circumstances, how you address others especially those who outrank you and of course how you respond to assigned tasks or for that matter
almost anything and everything you do, need to be thought through. Why? Because within the first month or so soldiers for some reason or
other are given a nickname which remains with them, not just for their time in the military but for the rest of their life.

Fortunately many will end up with their normal name like Mike, Archie or Tom others will end up with some translation of their surname like
Nooks for Nuku, Peerow for Pereau or Buck for Buchanan.

Nicknames of course are a concern for most others especially if you should end up with some kind of nickname that might be a little
difficult to explain. We in Whiskey Company were no different from other companies. One of our soldiers had the nickname "Rooter",
I have no idea how that originated. However there were others too which I will include here:

      The Officer Commanding (OC) the Company was of course "Boss" or "Sir" - he was Major Peter Hotop.
      Our company Secound in Command was "Sinky" - he was Captain Barry Sinclair.
      Our Company Sergeant Major (CSM) was "Ali" - he was WO 2 Barber.
      Our Company Medic was "Doc" - he was Cpl Freeman PS.

"DINGER" for Bell JT, "DINDIN" for Dennistoun-Wood JA, "EGG" for Egerton BD, "HAMBOMES" for Hammet GW,
"HAPPY" for Hapi WC, "HAWKEYE" for Hawkins EW, "NUDE" for Newdick DO, "TONTO" for Te Tau TT and
"TUFILU" for Turuwhenua GW, "RIP" for Ripikoi MW, "WEDGE" for Gedge SN  were all nicknames that originated in
some way from their surname.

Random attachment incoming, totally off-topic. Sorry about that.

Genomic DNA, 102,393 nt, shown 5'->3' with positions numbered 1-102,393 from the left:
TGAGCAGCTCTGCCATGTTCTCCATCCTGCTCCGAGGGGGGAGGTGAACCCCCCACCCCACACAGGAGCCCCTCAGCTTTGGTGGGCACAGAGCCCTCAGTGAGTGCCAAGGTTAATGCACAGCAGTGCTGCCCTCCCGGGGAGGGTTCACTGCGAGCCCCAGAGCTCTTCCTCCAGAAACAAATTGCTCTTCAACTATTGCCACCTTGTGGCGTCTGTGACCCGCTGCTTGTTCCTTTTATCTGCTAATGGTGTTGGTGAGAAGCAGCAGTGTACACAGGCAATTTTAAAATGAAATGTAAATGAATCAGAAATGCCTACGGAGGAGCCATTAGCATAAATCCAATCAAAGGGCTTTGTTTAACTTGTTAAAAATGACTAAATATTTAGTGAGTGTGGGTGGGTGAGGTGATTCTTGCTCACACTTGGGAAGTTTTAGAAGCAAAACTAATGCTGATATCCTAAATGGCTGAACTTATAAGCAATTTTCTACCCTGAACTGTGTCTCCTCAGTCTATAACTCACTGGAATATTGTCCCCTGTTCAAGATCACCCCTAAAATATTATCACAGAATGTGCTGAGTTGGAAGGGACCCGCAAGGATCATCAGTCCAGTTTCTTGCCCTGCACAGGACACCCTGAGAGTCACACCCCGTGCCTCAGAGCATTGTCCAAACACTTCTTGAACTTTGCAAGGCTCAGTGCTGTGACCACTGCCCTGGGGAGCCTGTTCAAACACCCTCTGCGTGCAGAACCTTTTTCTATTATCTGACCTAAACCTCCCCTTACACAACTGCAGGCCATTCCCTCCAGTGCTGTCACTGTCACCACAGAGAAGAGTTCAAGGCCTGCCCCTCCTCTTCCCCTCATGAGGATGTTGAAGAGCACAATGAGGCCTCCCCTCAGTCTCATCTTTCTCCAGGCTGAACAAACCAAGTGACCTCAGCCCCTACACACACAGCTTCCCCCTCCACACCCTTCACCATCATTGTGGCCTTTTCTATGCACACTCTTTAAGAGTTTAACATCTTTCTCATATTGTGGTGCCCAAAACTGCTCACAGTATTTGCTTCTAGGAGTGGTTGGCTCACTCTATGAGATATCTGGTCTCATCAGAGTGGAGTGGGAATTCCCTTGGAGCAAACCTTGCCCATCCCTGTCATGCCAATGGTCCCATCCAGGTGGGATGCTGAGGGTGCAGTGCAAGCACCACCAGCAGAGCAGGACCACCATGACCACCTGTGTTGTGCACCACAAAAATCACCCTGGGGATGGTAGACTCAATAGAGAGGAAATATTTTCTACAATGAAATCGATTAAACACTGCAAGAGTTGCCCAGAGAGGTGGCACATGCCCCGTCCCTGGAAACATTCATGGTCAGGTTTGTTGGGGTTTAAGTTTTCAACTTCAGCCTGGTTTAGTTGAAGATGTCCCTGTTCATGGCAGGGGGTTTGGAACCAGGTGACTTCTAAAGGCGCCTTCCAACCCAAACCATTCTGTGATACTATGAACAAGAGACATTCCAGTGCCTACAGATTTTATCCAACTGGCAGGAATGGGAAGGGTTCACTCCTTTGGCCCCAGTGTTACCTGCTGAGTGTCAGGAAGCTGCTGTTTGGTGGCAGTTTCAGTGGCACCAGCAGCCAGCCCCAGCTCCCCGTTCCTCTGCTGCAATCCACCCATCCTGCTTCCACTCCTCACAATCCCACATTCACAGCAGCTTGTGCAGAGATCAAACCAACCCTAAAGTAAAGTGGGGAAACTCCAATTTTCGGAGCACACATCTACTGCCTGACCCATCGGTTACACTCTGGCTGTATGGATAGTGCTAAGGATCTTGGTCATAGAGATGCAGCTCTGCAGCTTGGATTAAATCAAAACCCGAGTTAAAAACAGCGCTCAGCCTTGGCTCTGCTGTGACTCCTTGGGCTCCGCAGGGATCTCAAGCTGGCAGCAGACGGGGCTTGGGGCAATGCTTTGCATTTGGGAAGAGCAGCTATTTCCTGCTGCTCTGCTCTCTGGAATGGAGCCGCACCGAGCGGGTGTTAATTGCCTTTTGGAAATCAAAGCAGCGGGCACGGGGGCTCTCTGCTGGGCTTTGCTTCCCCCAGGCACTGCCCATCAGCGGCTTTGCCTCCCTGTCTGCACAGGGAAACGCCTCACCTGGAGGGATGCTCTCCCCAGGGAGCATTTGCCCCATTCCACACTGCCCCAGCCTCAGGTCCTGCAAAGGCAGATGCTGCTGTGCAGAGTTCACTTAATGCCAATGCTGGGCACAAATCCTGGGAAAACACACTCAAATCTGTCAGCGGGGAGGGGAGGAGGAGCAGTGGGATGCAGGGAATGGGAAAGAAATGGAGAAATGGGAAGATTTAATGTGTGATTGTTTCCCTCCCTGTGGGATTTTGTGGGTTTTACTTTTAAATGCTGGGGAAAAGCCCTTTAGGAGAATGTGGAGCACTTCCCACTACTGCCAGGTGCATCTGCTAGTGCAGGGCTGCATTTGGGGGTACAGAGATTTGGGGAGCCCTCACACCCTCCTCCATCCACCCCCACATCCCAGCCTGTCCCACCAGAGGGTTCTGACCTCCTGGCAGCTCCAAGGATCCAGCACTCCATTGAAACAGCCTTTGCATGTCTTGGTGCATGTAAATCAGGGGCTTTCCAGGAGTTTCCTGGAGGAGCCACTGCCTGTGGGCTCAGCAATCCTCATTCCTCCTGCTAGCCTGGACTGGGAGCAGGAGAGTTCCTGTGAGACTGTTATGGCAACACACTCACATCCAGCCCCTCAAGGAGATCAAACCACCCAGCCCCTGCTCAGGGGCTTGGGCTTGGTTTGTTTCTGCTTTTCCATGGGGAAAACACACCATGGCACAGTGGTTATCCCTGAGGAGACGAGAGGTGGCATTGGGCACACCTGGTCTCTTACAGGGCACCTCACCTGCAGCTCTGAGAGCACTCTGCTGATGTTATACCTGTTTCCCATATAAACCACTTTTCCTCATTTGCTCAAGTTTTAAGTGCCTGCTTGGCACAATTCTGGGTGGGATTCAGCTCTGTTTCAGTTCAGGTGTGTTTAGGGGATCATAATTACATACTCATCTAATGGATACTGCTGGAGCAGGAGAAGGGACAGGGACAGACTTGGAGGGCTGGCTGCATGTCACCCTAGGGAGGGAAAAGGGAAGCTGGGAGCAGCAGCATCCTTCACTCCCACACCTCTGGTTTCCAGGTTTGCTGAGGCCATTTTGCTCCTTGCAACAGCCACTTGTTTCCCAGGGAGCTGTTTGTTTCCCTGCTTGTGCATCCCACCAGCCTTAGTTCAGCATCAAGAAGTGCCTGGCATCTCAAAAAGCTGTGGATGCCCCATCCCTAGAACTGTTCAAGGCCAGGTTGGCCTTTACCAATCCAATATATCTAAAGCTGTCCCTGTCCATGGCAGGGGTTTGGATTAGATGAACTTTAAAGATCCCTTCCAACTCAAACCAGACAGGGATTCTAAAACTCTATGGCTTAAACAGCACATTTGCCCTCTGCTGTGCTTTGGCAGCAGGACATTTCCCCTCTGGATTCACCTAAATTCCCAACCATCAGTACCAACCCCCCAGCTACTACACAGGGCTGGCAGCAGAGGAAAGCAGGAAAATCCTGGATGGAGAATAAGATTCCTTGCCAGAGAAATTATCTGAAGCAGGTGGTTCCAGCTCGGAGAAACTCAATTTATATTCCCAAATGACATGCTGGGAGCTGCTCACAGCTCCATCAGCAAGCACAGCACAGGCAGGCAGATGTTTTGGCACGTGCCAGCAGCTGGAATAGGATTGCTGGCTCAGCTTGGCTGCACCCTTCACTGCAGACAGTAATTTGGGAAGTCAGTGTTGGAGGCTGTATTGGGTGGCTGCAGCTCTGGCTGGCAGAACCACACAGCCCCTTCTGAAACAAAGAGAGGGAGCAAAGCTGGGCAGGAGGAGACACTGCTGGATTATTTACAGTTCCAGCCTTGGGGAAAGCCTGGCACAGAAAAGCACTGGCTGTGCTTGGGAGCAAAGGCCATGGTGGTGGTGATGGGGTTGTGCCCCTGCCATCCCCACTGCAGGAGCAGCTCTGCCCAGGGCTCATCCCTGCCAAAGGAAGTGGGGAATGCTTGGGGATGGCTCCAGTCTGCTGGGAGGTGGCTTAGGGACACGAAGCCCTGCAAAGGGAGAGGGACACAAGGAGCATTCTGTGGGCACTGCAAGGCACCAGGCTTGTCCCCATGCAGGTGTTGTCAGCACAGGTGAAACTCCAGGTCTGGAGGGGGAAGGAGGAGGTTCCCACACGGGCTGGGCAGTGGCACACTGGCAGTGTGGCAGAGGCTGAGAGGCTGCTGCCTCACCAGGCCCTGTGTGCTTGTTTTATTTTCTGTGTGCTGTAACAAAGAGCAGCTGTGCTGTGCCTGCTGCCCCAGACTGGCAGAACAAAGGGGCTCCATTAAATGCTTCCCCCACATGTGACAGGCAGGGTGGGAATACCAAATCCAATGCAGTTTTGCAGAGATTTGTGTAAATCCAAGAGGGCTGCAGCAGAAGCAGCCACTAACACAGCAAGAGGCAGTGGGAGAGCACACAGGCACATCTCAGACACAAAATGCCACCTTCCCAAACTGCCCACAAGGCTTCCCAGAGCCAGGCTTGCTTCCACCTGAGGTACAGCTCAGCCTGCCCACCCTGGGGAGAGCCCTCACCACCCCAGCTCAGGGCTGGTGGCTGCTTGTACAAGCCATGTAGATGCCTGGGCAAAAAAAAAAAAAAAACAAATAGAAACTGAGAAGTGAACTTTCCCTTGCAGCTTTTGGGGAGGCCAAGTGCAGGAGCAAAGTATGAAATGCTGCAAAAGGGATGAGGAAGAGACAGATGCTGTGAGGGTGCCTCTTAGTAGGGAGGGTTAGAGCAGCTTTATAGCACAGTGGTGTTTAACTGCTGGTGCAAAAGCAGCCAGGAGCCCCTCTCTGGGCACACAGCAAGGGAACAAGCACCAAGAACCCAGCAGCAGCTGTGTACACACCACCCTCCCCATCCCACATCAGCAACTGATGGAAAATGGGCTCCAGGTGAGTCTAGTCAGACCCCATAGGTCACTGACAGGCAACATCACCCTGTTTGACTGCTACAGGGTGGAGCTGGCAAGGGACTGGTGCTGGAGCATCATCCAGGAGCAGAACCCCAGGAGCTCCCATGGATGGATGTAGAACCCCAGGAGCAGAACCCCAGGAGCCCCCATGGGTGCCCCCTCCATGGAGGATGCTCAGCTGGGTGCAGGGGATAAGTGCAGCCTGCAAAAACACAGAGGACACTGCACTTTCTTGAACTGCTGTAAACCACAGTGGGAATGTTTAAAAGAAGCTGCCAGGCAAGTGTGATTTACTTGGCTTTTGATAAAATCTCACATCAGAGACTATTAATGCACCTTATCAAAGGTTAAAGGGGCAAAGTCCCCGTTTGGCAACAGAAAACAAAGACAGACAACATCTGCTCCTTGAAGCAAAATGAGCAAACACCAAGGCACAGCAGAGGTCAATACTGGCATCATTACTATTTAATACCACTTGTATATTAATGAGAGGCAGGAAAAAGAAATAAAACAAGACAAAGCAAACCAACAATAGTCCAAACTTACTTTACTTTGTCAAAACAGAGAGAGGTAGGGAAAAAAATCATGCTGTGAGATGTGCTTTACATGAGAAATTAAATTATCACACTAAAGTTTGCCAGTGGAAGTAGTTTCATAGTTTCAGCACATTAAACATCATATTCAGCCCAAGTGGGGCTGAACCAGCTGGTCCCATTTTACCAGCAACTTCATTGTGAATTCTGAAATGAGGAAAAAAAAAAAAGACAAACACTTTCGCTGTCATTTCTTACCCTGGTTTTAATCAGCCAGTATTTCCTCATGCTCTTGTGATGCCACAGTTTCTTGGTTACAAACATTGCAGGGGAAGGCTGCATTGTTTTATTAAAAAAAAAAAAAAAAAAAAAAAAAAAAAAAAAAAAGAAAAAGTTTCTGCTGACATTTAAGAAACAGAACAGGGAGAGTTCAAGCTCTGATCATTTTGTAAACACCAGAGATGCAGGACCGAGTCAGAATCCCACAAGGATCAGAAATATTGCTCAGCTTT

Two ended up being addresed by their common initials. "JB" Johnny Bryant and John Bluett.

Then off course came the other names: "SPIDER" for Hill S, "JUJU" for Rukupo HM, "JOCK" for Fraser IS, "SCRUFF" for Berry DL,
"FISH" for Hapuku RTR, "MACK" for Herewini R, "RAT" for Hewson WG, "TEX" for Inall DJE, "BUSH" for King WPW,
"GUNDY" for Lawson KH, "HOOKS" for Matthews R, "BABE" for Mills GJ, "MASHER" for Mooney PH, "GLUNK" for Paipa IR,
"CASS" for Powell DR, "SMILEY" for Shirley SR, "PAGAN" for Smith IS, "BILLY BUNTER" for Steel EG, "DONKEY" for Tansy J, "SMEAC" for
Smeath IL, "BUSTER" for Timu ET, "MANNY" for Mokomoko T, "SHORTY" for Ward SAJ and "FITE" for White RG.

Your name never gets forgotten and although people around you now know you by another name and have no idea of what you may have
been called, it remains with those of us who served with you forever. The three common names that remain with ALL of us however are "KIWI"
which is seldom heard as it was then (in an Aussie or American tone), "TAN TAY LAN" which like "KIWI" is seldom heard as it was then (in  
Vietnamese) and finally "WHISKEY COMPANY" still heard today and when heard will instantly bring allertness, joy, sadness and a response of
some sort - all at the same time.

Although last, this certainly doesn’t mean it was the least recognised. In actual fact it is probably rated as one of the most memorable
factors of the Vietnam experience not only by Whiskey Company but by 99% of the soldiers who served in South Viet Nam at the time.

This was the (AFVN) Armed Forces Viet Nam radio station and in particular a radio announcer who really wasn’t too well known by
name, Adrian Cronauer, but more because of his morning wake up call, “Goooooooood Morning Vietnam”. His morning show was
always popular and featured all the current hits of the day. It is songs like "Whiter Shade of Pale", “Like a Rolling Stone”, “Have You
Ever Seen the Rain” and of course “Green Green Grass of Home” that will always take me back to those days which for many of us
remain in our thoughts as our time in Vietnam. He was NOT sent home like it says that's what happened in the movie. In actual fact
many of us remember listening to AFVN Saigon when he was counting down the days before he left and we would hear him say
“Goooooooood Morning Vietnam only three and a wake up to go”. Of course on his last day on air “Goooooooood-bye Vietnam”

Written by RP Nuku 7/5/2014
W COY